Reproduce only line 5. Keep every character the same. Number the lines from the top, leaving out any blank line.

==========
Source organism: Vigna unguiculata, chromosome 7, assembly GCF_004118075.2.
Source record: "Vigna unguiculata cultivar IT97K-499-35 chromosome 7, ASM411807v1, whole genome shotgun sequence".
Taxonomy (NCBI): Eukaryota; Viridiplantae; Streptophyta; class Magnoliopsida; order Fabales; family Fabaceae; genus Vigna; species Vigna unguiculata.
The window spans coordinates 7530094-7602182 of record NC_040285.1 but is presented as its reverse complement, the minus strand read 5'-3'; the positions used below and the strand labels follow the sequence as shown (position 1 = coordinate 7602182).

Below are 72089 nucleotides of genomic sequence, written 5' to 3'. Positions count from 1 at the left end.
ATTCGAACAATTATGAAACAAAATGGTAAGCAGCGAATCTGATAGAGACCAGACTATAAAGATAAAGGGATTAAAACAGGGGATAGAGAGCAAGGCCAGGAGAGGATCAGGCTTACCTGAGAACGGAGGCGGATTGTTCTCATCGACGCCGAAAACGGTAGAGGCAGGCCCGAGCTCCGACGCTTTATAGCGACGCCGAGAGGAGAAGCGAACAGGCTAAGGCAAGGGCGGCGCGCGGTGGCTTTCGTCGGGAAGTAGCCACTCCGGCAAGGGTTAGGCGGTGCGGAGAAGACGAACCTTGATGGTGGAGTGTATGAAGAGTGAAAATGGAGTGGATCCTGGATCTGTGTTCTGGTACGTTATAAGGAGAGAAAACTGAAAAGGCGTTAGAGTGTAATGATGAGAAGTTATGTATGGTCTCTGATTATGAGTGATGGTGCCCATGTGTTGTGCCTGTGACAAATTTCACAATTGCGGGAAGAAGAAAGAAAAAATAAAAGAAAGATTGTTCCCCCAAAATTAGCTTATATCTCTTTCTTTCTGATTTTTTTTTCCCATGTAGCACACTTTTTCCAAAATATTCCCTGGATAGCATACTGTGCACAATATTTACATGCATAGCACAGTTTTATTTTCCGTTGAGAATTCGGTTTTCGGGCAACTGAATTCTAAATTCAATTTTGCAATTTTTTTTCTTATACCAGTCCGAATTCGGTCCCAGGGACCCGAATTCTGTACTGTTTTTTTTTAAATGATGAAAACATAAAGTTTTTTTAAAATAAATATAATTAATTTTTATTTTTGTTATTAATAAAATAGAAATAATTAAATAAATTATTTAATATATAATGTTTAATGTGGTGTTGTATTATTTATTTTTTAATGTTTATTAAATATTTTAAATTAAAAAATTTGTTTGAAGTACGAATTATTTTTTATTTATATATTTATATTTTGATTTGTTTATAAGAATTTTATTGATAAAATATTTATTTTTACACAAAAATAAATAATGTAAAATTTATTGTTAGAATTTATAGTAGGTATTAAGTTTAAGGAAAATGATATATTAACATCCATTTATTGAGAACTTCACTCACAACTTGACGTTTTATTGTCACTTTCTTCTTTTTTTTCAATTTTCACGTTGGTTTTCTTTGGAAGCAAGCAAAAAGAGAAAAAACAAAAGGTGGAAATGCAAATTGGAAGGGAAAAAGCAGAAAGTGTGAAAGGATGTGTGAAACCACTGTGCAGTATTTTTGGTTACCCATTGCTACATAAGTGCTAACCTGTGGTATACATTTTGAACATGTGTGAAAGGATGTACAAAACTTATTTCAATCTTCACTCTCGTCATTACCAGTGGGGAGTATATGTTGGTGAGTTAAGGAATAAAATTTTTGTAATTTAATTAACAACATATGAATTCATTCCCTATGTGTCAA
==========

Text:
Below are 72089 nucleotides of genomic sequence, written 5' to 3'. Positions count from 1 at the left end.